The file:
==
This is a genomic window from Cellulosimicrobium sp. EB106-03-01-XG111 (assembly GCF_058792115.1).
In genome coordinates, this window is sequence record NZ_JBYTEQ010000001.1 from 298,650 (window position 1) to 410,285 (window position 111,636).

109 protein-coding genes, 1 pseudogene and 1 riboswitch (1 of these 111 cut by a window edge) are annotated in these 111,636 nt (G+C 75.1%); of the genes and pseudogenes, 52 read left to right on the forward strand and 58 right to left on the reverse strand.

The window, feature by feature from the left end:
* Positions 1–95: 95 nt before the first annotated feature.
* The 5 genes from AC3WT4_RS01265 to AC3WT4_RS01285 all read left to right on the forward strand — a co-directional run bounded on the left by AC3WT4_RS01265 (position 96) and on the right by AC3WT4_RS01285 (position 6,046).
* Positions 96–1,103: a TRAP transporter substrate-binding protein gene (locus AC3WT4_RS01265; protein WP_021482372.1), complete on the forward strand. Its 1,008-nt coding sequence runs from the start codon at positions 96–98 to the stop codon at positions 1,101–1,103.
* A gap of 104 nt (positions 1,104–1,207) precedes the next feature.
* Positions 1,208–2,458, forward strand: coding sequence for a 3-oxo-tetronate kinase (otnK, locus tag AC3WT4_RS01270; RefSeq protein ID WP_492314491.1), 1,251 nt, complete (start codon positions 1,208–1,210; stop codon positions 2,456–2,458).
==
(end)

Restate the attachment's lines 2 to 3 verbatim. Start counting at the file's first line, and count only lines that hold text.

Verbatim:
In genome coordinates, this window is sequence record NZ_JBYTEQ010000001.1 from 298,650 (window position 1) to 410,285 (window position 111,636).

109 protein-coding genes, 1 pseudogene and 1 riboswitch (1 of these 111 cut by a window edge) are annotated in these 111,636 nt (G+C 75.1%); of the genes and pseudogenes, 52 read left to right on the forward strand and 58 right to left on the reverse strand.